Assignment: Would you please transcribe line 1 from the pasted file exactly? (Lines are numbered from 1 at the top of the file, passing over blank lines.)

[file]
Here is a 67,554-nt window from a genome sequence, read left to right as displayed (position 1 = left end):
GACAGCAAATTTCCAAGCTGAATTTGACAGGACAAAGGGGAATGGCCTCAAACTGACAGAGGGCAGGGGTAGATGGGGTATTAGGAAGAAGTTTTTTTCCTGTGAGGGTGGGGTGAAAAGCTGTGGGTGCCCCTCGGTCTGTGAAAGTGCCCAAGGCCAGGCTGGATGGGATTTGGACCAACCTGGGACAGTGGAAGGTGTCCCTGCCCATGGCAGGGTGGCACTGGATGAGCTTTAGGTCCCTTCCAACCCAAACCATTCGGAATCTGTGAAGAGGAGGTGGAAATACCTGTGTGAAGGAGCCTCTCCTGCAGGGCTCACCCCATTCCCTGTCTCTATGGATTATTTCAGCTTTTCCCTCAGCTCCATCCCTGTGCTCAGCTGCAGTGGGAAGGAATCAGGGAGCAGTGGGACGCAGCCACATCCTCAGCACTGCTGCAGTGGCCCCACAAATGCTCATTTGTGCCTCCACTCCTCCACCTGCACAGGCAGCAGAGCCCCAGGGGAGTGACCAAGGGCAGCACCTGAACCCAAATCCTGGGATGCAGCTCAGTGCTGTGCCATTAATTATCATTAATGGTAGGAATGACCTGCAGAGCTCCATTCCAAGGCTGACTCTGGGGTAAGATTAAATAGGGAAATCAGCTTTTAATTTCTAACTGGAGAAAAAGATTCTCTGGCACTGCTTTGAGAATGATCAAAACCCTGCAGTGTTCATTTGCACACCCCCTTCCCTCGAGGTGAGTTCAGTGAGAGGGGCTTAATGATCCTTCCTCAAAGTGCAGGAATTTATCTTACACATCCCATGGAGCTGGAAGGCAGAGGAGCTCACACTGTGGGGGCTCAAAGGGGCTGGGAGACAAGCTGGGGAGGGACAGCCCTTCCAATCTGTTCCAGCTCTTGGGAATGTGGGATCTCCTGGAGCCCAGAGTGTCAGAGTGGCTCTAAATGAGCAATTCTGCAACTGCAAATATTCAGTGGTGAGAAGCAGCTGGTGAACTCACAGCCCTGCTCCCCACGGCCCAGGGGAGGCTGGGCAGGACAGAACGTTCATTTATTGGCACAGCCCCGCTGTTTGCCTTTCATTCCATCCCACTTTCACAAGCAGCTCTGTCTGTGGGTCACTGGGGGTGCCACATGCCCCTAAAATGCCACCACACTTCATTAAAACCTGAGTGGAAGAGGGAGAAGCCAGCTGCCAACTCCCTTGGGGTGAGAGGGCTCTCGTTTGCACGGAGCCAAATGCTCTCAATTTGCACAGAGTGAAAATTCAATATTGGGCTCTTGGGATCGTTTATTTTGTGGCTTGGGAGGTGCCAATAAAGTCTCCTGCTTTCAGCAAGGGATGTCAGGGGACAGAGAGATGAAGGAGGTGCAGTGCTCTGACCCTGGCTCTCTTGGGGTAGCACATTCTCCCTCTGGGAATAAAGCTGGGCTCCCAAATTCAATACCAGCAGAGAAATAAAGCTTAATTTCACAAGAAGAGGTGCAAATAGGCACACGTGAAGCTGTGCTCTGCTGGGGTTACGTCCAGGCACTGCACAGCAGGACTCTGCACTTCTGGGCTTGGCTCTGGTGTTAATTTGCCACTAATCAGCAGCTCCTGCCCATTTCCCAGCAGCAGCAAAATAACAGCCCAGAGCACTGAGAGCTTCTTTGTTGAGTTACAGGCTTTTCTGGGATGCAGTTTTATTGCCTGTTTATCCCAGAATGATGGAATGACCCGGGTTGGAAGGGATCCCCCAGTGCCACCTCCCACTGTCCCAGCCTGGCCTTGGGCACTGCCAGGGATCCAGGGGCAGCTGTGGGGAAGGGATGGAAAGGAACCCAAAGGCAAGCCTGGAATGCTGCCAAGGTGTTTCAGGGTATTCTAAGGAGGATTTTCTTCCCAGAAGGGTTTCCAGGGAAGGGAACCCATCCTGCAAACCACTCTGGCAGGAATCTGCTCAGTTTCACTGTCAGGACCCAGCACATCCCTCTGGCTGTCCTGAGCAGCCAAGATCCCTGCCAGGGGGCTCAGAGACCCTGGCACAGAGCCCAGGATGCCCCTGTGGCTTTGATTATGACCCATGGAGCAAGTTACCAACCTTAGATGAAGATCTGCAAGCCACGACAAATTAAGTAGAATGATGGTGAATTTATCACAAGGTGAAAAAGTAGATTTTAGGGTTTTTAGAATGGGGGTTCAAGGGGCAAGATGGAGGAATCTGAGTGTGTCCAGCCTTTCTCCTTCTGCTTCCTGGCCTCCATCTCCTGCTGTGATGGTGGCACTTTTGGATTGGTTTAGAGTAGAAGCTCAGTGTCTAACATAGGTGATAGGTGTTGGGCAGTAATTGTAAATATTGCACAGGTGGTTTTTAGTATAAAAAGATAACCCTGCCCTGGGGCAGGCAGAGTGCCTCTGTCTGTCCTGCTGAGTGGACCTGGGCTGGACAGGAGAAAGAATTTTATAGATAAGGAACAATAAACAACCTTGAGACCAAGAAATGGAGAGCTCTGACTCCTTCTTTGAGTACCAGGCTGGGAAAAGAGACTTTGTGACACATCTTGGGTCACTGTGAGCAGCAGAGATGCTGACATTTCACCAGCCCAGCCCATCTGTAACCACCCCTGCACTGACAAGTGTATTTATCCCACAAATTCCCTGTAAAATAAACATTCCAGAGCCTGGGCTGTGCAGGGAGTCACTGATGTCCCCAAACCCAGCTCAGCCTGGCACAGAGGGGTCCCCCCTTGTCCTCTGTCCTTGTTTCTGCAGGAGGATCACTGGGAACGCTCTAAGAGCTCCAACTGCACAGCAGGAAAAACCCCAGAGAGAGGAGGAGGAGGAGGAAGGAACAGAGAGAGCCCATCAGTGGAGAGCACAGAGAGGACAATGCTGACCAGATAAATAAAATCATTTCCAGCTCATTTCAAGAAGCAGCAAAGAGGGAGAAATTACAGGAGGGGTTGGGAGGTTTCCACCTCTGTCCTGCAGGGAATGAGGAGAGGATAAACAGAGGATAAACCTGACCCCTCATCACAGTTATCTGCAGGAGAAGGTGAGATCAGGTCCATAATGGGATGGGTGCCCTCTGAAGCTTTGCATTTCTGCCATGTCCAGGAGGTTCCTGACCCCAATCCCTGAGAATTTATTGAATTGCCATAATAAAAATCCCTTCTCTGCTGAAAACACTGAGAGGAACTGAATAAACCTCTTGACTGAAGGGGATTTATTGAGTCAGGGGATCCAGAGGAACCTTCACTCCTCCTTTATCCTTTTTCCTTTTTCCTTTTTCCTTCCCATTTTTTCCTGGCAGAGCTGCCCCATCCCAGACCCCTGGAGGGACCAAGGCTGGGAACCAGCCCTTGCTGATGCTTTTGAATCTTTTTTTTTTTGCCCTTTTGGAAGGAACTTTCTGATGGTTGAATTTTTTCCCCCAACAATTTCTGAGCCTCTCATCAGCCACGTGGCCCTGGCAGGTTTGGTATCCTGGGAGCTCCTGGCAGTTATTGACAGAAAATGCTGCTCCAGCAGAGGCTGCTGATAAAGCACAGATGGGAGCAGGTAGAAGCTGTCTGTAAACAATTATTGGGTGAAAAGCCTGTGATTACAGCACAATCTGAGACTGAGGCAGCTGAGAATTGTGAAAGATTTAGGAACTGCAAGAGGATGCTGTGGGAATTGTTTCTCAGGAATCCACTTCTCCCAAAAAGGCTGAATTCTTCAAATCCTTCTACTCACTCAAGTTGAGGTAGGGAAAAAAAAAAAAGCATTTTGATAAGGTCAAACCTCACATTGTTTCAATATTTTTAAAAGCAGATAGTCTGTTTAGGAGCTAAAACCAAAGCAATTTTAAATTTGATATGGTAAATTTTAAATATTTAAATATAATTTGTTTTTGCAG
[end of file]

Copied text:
Here is a 67,554-nt window from a genome sequence, read left to right as displayed (position 1 = left end):